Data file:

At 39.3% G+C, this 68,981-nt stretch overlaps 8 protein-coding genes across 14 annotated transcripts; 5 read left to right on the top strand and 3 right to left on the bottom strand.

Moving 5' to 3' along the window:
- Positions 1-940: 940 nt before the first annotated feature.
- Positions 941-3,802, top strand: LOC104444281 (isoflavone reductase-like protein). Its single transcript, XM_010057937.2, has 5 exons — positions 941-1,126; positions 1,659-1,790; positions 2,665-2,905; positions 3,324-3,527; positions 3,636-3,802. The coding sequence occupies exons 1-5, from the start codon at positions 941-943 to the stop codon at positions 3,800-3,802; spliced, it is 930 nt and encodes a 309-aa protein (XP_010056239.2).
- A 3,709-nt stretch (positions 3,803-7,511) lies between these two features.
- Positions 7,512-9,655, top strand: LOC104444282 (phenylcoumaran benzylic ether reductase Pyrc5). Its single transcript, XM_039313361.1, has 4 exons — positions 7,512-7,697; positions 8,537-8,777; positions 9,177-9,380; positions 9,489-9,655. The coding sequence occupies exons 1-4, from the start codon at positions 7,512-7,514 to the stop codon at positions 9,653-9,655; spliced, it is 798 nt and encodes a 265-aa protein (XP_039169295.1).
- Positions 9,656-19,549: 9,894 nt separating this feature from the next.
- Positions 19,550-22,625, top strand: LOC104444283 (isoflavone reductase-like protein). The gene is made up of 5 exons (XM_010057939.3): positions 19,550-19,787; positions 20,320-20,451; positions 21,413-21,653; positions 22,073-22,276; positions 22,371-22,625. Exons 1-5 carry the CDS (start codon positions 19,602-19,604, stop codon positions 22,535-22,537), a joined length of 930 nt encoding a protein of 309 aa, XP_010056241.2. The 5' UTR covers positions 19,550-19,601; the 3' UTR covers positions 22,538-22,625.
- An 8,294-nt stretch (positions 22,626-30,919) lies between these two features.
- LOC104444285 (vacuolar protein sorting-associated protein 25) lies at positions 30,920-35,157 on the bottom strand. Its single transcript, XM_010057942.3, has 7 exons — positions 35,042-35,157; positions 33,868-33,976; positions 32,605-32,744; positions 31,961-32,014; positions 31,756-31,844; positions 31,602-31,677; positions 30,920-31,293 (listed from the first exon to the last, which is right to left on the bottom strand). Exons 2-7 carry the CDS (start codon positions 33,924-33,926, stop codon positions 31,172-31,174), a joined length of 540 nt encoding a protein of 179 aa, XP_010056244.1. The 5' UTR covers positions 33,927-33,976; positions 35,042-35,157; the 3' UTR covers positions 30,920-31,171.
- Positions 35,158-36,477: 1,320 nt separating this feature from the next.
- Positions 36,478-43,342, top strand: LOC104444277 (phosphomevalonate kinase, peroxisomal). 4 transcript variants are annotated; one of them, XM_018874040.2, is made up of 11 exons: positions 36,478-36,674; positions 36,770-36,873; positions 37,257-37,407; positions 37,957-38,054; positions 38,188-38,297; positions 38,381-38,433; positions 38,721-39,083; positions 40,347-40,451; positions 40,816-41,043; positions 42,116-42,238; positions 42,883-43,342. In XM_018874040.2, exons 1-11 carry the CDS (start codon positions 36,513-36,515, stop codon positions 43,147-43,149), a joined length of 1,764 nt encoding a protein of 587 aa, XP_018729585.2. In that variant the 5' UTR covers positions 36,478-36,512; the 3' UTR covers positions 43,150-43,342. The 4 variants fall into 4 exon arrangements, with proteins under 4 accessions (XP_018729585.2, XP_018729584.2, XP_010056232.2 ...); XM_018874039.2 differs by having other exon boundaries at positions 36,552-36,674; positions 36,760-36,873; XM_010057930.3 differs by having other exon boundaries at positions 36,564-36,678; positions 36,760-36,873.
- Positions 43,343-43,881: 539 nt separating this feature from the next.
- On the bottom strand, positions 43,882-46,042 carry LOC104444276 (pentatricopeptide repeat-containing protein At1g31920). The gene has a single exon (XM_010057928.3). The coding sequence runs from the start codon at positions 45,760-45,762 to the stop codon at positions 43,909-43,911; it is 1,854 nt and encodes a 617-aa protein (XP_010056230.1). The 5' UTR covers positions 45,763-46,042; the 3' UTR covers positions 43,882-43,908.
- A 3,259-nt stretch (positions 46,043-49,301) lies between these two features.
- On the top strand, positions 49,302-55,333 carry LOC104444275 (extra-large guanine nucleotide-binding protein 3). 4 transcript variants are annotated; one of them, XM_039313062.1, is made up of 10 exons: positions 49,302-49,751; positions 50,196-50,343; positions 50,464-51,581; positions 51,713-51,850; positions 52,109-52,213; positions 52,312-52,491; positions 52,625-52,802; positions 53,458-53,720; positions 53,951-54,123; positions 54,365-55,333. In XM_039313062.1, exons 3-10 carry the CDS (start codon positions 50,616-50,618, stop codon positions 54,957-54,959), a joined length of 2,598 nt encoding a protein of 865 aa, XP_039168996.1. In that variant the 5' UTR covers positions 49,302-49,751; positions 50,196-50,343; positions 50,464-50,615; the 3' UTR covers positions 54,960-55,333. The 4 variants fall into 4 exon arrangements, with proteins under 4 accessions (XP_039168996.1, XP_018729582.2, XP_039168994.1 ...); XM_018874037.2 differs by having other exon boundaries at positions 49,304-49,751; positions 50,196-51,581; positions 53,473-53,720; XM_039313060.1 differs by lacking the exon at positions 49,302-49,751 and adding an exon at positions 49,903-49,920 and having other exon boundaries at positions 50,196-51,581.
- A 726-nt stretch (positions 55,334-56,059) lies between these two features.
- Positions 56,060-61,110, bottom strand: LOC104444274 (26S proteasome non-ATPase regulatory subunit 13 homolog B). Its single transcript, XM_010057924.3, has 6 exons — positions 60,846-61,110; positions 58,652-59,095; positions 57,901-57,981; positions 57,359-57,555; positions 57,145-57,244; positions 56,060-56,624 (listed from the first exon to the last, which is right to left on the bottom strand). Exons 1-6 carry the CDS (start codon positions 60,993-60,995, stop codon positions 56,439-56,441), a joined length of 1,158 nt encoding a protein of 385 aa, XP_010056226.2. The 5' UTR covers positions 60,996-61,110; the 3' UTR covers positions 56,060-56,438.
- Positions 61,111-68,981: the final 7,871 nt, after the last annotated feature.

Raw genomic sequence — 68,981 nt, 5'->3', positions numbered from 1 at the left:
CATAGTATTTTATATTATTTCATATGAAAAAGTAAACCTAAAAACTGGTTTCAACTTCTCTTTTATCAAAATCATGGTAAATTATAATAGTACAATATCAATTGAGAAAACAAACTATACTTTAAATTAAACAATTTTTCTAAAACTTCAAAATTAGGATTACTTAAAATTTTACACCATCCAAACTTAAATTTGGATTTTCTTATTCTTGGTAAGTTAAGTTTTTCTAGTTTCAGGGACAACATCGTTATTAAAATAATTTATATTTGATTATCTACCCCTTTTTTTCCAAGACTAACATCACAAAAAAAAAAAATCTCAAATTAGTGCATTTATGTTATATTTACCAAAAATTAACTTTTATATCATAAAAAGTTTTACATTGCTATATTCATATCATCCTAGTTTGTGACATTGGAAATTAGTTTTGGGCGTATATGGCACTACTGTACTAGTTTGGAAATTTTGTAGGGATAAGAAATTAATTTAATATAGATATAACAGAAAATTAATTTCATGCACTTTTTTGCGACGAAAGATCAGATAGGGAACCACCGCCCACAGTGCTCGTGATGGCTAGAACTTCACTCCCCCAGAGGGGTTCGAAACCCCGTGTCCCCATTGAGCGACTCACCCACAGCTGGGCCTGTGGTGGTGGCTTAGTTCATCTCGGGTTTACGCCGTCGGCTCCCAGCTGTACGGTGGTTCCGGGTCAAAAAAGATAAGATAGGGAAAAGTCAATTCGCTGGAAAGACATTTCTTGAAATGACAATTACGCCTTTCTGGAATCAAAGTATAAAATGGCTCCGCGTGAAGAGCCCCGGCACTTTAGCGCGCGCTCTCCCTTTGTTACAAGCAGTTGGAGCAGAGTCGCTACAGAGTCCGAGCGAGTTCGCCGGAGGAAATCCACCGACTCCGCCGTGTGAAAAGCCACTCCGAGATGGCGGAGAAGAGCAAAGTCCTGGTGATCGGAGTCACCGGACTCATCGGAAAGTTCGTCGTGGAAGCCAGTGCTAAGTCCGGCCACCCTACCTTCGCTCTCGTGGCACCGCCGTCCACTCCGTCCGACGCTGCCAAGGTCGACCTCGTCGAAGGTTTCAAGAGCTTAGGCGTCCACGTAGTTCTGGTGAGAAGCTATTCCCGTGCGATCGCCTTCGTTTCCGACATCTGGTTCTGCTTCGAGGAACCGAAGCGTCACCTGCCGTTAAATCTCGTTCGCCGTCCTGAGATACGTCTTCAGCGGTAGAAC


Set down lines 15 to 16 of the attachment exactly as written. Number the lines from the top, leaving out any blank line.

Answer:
- A 3,259-nt stretch (positions 46,043-49,301) lies between these two features.
- On the top strand, positions 49,302-55,333 carry LOC104444275 (extra-large guanine nucleotide-binding protein 3). 4 transcript variants are annotated; one of them, XM_039313062.1, is made up of 10 exons: positions 49,302-49,751; positions 50,196-50,343; positions 50,464-51,581; positions 51,713-51,850; positions 52,109-52,213; positions 52,312-52,491; positions 52,625-52,802; positions 53,458-53,720; positions 53,951-54,123; positions 54,365-55,333. In XM_039313062.1, exons 3-10 carry the CDS (start codon positions 50,616-50,618, stop codon positions 54,957-54,959), a joined length of 2,598 nt encoding a protein of 865 aa, XP_039168996.1. In that variant the 5' UTR covers positions 49,302-49,751; positions 50,196-50,343; positions 50,464-50,615; the 3' UTR covers positions 54,960-55,333. The 4 variants fall into 4 exon arrangements, with proteins under 4 accessions (XP_039168996.1, XP_018729582.2, XP_039168994.1 ...); XM_018874037.2 differs by having other exon boundaries at positions 49,304-49,751; positions 50,196-51,581; positions 53,473-53,720; XM_039313060.1 differs by lacking the exon at positions 49,302-49,751 and adding an exon at positions 49,903-49,920 and having other exon boundaries at positions 50,196-51,581.